Top 10 Books I Read in 2011: What the Living Do (#3)

What the Living Do.

#3: WHAT THE LIVING DO, Marie Howe.

Continuing my annual tradition of ranking the best books I read this past year, I am writing a series of posts about these 10 great books. You can find the 2011 list and previous lists here.

I also don’t have any links for you today, so here’s this instead. This book of poems is way better than any links I could dredge up anyway…

This is the first time in my reading history that one of my favorite books from the past year was a book of poetry. Blame it on my brilliant husband, who introduced me to the incandescent and life-altering poet Marie Howe.

I hesitate to even write a review of this collection of poems, because my words will undoubtedly fail me. I don’t have the right things to say about how deeply these poems affected me, but I will try.

Howe published What the Living Do in 1998. In many ways, it figures as an elegy for her beloved brother John, who died of AIDS complications in 1989. In several poems, John is her comforter and hero, amid a ghastly childhood in a large Catholic family. In subtle, terrifying lines, Howe reveals that she was repeatedly raped by her father as a child. Between her powerless mother, who does nothing to stop her husband’s attacks against their daughter, and her abusive and frankly evil father, Howe only has John to turn to. “The Attic” is the utterly gut-wrenching poem of sorrow and devotion that recounts her brother’s offer of simultaneously brave and inactive protection.

I don’t think I’ve ever read anything so heartbreaking.

But Howe never paints herself as a victim. She does not take pity on herself and she does not ask you to, either. These are strong, honest poems about the difficulties of everyday life and the horrors of our own memories. These poems are freely and breathlessly genuine in their accounts of daily living. The title poem is one that I’ve included here before, and it’s worth the weight of its lines in gold. These lines from “Watching Television” were so humbling to me, to think about the silly and yet heavy things we do to each other in relationships:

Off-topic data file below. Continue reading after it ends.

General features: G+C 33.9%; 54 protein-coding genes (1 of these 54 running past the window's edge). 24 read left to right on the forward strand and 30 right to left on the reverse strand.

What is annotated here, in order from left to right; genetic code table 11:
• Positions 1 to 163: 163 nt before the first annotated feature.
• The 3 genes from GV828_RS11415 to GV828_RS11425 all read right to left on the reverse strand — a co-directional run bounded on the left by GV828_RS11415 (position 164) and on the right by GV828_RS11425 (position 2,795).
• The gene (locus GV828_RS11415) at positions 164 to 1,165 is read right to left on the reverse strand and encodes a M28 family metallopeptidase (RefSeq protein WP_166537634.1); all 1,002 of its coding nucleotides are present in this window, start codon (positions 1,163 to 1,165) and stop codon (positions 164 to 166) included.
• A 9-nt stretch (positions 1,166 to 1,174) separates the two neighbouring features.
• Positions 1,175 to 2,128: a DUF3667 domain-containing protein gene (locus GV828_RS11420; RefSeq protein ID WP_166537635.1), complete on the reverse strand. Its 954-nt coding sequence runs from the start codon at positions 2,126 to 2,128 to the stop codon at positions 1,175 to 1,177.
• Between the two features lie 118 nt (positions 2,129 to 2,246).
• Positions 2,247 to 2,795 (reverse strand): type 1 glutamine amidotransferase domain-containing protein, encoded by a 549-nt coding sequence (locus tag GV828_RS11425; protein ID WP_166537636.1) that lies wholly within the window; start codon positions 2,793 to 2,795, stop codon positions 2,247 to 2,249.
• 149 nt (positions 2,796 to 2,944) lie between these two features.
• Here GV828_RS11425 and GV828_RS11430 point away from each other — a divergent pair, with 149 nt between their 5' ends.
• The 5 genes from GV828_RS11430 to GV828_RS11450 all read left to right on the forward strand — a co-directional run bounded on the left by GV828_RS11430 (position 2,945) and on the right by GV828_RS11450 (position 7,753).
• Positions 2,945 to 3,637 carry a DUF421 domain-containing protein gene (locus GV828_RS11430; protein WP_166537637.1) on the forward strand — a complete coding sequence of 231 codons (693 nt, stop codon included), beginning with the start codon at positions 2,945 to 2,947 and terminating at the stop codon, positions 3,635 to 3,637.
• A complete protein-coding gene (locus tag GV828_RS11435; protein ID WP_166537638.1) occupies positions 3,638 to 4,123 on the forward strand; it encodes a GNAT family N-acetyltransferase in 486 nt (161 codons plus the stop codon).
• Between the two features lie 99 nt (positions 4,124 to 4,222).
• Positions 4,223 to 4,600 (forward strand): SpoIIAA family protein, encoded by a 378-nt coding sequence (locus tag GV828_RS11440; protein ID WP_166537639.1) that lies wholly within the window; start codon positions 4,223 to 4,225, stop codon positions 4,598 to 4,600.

I have argued bitterly with the man I love, and for two days
we haven’t spoken.

We argued about one thing, but really it was another.
I keep finding myself standing by the front windows looking out at the street

and the walk that leads to the front door of this building,
white, unbroken by footprints.

Anything I’ve ever tried to keep by force I’ve lost.

Howe writes without flowery words or obscure allusions. She is not trying to hide anything from you, to keep you guessing, as so many other poets do. She writes about miscommunication and dogs, about dropping a bag of groceries, about finding your face in the mirror. It’s our daily bread. It is life, gently and thoroughly rendered. And you will see it differently after having read this book.

Treasure hidden in a field

On Sunday, our rector talked about the passage in Matthew in which Jesus provides a litany of parables to explain the kingdom of heaven. It’s a mysterious series of similes and they don’t exactly line up at first glance. Even if you do know what the “kingdom of heaven” actually means (I’m not sure I do), it’s still mystifying as to how it could be a mustard seed AND a fishing net AND a pearl of great price AND a treasure buried in a field.

The kingdom of heaven can be many things at once, I suppose. It can be deceptively small. It can have a wide reach. It can be what you sell everything for. And it can be hidden.

The hiddenness of God and the kingdom of heaven particularly struck me. Why would God hide? When I feel far away from God, is it because the kingdom of heaven is hidden or because I’m not looking hard enough? I don’t know. I wish I did.

One of the main lines that I remember from Paul’s sermon was about our interaction with the divine. “Trust is often the most difficult thing,” he said. “It is often more difficult than faith and belief.”

Maybe that’s what I’ve been missing lately. I’ve been trying to amp up faith and belief, but maybe it’s the trust that’s really absent.

The kingdom of heaven is like treasure hidden in a field, which a man found and covered up. Then in his joy he goes and sells all that he has and buys that field. Matthew 13:44